Dominik Izbicki’s brother, Piotr, was born in Piertanie in 1851. His birth and baptism was recorded as entry number 90 for that year.
The Birth and Baptismal Record of Piotr Izbicki
SOURCE: Roman Catholic Parish of the Immaculate Conception of Mary in Wigry, Poland. Księga Urodzonych (Book of Births). 1851. Entry Number 90. FHL INTL Film 0752640, Family History Library, Salt Lake City, Utah. Text in Polish, translated by Stephen J. Danko.
Click on the link for a PDF copy of the Birth and Baptismal Record of Piotr Izbicki. The record, translated from the Polish, states:
This happened in the Wigry on the seventeenth / twenty ninth day of June 1851 at five o’clock in the afternoon. Franciszek Izbicki presented himself, a farmer living in Piertanie, age 27, in the presence of Antoni Omilianowicz, age 25, and Karol Daniłowicz age 40, both farmers living in Piertanie, and he showed us a male child born in Piertanie on the eighth / twentieth day of the present month and year at twelve o’clock noon, born to his wife Franciszka née Bućko, age 25. At Holy Baptism performed this day, the child was given the name Piotr, and his Godparents were Marcin Kielch and Rozalia Krupińska. Also present were Antoni Omilianowicz and Dorota Buchowna. This document was read aloud to the declarants and witnesses, all of whom cannot write, and was signed by us. –
Reverend W. Olszewski, priest in Wigry parish
The records kept in Poland before 1918 differed depending on the partition. The records kept in the Russian partition were kept in Latin, Polish, or Russian, depending on the year. Before 1808, records were written in Latin in brief paragraphs. From about 1808 to about 1868, the records were usually written in Polish in detailed paragraphs. After about 1868, the records were written in Russian, again in detailed paragraphs. The reasons for these changes are tightly associated with the political events in the region.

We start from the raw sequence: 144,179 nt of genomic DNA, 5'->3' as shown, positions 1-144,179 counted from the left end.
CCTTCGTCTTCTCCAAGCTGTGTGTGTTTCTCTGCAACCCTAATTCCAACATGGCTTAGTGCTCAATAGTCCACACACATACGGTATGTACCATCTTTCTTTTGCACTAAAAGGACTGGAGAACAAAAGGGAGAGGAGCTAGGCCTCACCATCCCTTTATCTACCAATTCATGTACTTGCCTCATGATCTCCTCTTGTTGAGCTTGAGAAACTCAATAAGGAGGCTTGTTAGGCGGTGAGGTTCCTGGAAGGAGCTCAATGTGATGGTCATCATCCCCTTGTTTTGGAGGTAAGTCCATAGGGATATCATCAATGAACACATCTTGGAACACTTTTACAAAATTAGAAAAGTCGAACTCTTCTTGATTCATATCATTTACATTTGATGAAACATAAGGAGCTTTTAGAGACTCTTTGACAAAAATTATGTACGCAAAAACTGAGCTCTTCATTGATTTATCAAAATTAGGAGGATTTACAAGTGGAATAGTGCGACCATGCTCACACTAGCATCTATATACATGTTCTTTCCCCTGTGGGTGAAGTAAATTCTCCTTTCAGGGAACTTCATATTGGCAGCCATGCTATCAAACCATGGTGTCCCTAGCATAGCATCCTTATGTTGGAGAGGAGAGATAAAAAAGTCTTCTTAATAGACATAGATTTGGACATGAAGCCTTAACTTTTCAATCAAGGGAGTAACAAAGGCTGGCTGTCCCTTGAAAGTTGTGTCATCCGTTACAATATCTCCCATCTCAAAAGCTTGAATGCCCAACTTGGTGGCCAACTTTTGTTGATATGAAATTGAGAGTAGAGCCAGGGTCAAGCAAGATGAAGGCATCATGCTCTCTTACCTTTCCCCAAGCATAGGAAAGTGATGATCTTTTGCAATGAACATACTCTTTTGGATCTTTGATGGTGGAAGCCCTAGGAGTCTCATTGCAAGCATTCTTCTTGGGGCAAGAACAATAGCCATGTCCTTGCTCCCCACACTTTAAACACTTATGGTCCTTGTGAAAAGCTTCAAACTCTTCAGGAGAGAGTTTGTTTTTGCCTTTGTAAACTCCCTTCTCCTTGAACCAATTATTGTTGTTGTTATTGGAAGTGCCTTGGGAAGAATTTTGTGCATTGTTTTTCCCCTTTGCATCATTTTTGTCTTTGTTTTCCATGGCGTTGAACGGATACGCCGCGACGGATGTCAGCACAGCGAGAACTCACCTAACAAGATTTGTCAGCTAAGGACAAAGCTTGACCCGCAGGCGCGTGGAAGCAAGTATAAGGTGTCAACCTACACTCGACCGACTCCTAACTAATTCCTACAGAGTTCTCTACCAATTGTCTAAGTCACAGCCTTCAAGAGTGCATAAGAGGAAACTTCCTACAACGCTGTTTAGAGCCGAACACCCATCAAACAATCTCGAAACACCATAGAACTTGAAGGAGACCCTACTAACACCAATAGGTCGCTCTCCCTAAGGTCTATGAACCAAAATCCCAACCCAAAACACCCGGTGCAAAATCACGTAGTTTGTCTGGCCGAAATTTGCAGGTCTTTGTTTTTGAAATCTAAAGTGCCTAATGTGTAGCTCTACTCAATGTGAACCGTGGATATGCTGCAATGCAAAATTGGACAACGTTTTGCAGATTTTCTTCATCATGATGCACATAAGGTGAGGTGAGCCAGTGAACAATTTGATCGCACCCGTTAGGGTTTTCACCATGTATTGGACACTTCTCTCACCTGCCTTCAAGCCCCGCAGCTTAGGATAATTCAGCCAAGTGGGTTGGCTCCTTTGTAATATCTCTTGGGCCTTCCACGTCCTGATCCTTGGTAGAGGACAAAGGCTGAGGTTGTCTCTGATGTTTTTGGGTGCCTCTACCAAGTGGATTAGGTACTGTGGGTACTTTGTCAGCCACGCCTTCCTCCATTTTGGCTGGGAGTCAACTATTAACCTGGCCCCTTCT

The exact year in which the churches began to maintain records of births/baptisms, marriages, and deaths varied somewhat, but the records were kept in Latin – the language of the Church, and typically these records were maintained for all Poles beginning in the late 18th century.
In 1807, after Napoleon’s conquests formed the Duchy of Warsaw from lands seized from Prussia, civil registration was mandated. Both church records and the transcripts of those records prepared for the state were written in Polish according to the format used in Napoleonic France.
After Napoleon’s defeat, the Congress of Vienna split the Duchy of Warsaw between Prussia and Russia. The portion allotted to Russia became known as the Kingdom of Poland, Congress Poland, or informally as Russian Poland. Records continued in Polish in the Napoleonic style.
After the January Uprising, which lasted from 1863-1865, the Russian government decreed that all official records in the Kingdom of Poland be maintained in Russian. Consequently, by about 1868, the birth/baptism, marriage, and death records were written in Russian. The exact year of the change from Polish to Russian varied somewhat from parish to parish, but eventually all parishes kept their records in Russian.